MLB’s Changing Stance On Need For Sports Betting Cooperation Might Give You Whiplash

Written By Dustin Gouker | Last Updated
MLB whiplash sports betting

Major League Baseball and the NBA sometimes have to twist themselves into knots to explain what they want from legal US sports betting, and why they want it.

But the MLB has done a pretty big flip-flop in recent years on the need to cooperate with sports betting regulators when it comes to sharing information.

What the MLB said recently

MLB’s most recent plan of attack is to say Nevada sports betting regulation is really, really bad, a take so horrible that it has no basis in reality. Nevada has been doing this for decades, and there’s little evidence that state officials have done anything other than a superb job overseeing the industry.

But that’s not the subject of this story. We’re more concerned here with what the MLB said about “cooperation.” Here’s MLB executive Brian Seeley, in talking to Reuters:

Australia is a world benchmark for the industry, he said, because “there is the most cooperation and coordination between sports leagues, the regulator and bookmakers.”

And then:

“You can say that you care about integrity too,” Seeley said of bookmakers. “But when you turn around and oppose any requirement that you let the leagues know about integrity problems, it is hard for me to believe you.”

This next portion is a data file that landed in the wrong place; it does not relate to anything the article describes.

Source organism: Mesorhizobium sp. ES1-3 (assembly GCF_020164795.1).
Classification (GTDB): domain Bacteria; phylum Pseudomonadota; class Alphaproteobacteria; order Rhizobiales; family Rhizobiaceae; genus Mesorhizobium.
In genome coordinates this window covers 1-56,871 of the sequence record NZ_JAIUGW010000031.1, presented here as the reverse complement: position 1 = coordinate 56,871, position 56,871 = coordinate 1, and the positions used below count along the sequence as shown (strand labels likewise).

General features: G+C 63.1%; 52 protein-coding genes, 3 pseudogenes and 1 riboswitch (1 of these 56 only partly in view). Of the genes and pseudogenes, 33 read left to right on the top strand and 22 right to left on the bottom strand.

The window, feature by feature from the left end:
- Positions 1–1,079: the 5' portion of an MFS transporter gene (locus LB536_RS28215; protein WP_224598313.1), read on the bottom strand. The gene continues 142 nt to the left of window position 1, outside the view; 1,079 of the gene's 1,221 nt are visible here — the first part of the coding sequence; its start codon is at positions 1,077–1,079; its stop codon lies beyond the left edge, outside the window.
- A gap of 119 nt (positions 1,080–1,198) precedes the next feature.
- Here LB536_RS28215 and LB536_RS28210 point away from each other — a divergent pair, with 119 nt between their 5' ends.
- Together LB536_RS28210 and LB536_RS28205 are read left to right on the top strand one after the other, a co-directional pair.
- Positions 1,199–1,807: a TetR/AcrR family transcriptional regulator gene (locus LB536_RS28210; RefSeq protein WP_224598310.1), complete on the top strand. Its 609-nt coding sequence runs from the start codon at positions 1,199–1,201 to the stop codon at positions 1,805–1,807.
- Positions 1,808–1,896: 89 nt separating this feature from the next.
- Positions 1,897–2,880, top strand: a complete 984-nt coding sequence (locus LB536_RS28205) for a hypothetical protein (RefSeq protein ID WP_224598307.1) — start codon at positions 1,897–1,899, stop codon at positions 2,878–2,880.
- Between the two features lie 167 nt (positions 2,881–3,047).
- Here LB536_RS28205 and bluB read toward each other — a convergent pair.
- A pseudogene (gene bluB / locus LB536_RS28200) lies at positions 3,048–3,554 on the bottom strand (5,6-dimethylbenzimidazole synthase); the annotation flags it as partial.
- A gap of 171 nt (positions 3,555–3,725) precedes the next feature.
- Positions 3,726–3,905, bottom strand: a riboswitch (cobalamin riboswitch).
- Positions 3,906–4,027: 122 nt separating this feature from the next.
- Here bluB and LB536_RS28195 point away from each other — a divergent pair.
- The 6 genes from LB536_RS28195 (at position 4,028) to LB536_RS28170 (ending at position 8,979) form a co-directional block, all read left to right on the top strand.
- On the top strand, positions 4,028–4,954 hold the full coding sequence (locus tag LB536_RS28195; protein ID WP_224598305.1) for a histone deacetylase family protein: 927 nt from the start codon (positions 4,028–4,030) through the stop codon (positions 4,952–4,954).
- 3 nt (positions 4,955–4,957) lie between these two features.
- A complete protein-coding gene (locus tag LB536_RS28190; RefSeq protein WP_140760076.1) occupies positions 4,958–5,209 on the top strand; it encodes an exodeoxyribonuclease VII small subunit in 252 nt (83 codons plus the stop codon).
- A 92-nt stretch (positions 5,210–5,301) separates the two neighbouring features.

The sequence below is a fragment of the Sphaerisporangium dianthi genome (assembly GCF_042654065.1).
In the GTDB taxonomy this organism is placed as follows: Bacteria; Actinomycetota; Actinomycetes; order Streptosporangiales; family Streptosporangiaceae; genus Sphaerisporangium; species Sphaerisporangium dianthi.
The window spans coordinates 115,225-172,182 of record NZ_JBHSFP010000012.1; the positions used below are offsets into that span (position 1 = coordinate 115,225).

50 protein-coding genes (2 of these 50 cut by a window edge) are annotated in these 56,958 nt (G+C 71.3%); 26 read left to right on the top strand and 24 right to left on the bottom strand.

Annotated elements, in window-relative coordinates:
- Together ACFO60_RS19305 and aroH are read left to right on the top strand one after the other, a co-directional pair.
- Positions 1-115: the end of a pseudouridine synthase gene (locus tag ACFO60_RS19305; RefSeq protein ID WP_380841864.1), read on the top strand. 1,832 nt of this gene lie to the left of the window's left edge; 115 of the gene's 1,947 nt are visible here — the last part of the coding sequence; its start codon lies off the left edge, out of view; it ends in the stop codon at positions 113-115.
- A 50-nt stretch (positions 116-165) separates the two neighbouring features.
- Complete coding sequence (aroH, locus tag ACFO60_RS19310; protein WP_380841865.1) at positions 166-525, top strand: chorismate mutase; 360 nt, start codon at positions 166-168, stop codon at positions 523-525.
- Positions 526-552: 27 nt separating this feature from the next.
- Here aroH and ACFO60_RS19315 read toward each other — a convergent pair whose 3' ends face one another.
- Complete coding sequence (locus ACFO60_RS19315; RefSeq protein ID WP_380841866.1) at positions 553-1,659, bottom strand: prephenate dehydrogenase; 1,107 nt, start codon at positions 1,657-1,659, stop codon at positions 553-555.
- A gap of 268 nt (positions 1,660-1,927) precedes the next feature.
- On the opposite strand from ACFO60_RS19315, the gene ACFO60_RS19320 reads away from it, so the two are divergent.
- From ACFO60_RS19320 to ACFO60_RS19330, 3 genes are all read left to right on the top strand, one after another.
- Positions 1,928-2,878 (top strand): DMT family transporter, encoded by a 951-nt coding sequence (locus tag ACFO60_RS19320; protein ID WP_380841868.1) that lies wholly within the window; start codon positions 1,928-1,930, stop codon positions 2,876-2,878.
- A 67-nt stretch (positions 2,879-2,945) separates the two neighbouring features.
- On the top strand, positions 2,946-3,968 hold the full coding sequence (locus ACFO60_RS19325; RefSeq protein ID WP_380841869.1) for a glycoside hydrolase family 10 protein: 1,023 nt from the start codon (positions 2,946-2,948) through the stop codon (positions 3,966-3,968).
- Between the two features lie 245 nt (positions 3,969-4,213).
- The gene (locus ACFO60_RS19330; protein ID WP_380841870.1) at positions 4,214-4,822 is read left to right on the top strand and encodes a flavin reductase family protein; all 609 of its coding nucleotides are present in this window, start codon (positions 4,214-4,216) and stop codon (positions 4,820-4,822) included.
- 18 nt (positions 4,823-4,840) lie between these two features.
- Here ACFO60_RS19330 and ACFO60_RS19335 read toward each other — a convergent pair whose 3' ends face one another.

If you’re following along, MLB is saying YOU ABSOLUTELY HAVE TO WORK WITH THEM if you care at all about sports, betting, starving children around the world, endangered animals, etc. OK, maybe not those last two. But the point remains, MLB is painting a doomsday scenario if you don’t listen to them.

Got that? OK, hold on.

‘Completely incorrect’

Let’s rewind a bit, to see what the MLB was telling us less than six years ago about sports betting.

Here’s Tom Ostertag, former MLB general counsel, in a deposition he gave for the first iteration of the federal sports betting case, NCAA vs. Christie, in 2012. (The state of New Jersey won the second and more-recent version of the case in the US Supreme Court.)

“We think the idea that any sportsbook can be helpful to us, again, is completely incorrect. It’s almost like saying we’ll create a problem and then we’ll tell you about it. And how does that benefit us?”

We’re not sure what we’re supposed to take away from this, as Seeley’s recent comments are a 180-degree change from Ostertag’s. Was the MLB admitting it was entirely wrong then, and it’s seen the light? Is cooperation not that important, and the MLB is just pretending it is now?

Likely, it’s the former, as the leagues have evolved their stances a lot in recent years. But still going from “LOL at cooperation with sportsbooks” to “integrity can’t happen without cooperation” is like putting a car in reverse while going 100 miles per hour.

Have fun squaring this latest bit of hypocrisy, MLB.